Outside of Korean communities, when we talk about Korean fried chicken we generally mean the sticky sweet chilli version known as ‘yangnyeom’. We’ve tried dozens of the best recipes (each one of them different) and come up with what we feel is the definitive Korean fried chicken recipe.

The chicken

The best and most authentic way of cooking, as we saw earlier, is with a small chicken cut into pieces of no bigger than a few inches. This is not however the most accessible route so most people stick with wings. Skin is non-negotiable, and breast is pretty much a no-no unless it part of the whole bird approach that remains on the bone. Wings work well because they have the bone inside that helps them cook, and a complete covering of skin. If only wings had a slightly larger ratio of meat. You could also use chicken thigh with the skin intact but the bone removed.

The marinade

Simple is the way forward here. Subtle enhancement if you will. You don’t want the whole buttermilk/entire spice rack combo that southern fried chicken demands. Some recipes go for a dry seasoning, whilst others prefer a wet marinade. In Korea, they may brine the whole chicken for a couple of days first. The common denominator is ginger. Salt and pepper. Possibly a touch of rice wine, or a little vinegar.

Our favourite was a dry (ish) rub of fresh ginger, salt and pepper. However, rubbing the grated ginger from the chicken after the marinade time was up was a bit of a chore to say the least. We decided to use our organic ginger powder instead. You don’t get the sharp citrus bite of fresh ginger, yet it plays its part in the recipe well.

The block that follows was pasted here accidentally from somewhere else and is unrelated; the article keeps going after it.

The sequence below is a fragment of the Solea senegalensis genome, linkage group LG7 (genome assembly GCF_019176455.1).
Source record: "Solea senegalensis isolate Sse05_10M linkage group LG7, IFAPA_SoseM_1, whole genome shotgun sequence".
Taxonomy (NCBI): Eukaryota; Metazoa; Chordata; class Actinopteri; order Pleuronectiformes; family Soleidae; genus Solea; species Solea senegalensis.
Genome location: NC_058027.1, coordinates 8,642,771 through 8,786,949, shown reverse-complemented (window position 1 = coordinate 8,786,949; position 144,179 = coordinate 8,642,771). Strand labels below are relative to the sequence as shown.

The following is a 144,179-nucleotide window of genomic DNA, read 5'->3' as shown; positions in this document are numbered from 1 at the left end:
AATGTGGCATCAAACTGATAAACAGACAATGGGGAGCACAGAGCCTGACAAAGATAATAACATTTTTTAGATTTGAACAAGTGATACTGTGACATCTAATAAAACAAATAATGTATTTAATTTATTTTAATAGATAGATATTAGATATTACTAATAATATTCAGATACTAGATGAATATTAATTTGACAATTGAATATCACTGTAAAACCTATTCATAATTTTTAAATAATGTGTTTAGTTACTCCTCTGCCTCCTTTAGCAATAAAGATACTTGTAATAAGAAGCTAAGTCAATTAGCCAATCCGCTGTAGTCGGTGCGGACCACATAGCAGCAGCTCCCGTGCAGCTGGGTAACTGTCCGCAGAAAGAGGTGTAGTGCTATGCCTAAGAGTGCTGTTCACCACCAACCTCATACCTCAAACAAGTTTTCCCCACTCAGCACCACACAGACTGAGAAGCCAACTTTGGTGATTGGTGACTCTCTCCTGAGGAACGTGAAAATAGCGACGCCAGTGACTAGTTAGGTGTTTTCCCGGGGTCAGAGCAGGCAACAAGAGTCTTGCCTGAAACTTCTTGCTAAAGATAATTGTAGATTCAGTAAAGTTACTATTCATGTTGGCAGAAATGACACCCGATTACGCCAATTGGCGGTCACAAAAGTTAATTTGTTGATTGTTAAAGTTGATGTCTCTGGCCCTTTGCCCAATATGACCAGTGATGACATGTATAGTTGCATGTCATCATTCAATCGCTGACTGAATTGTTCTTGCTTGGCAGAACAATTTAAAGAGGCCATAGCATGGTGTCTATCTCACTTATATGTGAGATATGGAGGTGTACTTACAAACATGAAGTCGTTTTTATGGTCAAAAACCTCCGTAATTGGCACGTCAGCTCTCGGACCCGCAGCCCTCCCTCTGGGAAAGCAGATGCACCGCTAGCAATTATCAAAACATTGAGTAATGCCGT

The crust

Then there’s the coating. Many recipes use a wet marinade followed by a dry coat of seasoned flour. In Korea they use a wet batter, which needs a very fine dry coat first in order to stick. This approach naturally lends itself to a dry seasoning. The sweet spot for the batter seems to be a mix of cornflour and plain wheat flour, with a touch of baking powder. Some like to add a touch of garlic powder, but we prefer to leave this out.

The fry

It goes without saying that deep frying requires several inches of oil in a large sturdy pan. A good quality wok is ideal. Groundnut oil is ideal for deep frying, or corn oil works well. Vegetable oil is fine.

The general consensus is an initial fry, then a final fry, with the latter at a slightly higher temperature. Feel free to ‘wing’ it but a thermometer or guage for accuracy is preferable. Temperatures varied widely, but a 15C difference between the two was standard. We think that 170C for the initial fry, increased to 185C for the second fry is ideal.

In between cook A and cook B, put the wings in a sieve or fryer basket and give them a vigorous shake. This gets rid of unwanted gnarly bits and gives that all important smooth glass-like shatter on the crust.

The sauce

Again, variation abounds. Chilli paste is the defining factor. Gochujang is a Korean fermented chilli paste but you can use an alternative. Ketchup featured heavily in many of the recipes, largely for its sharp sweet flavour profile that we feel can be best achieved in other ways. Soy sauce is a must. As are sugar and honey (brown sugar for its caramel, almost bitter, depth and honey for its nuances). Garlic also appears in every recipe we tried. The aim is a balance of sweet, sour, hot and savoury. A touch of sesame oil seems like an excellent addition.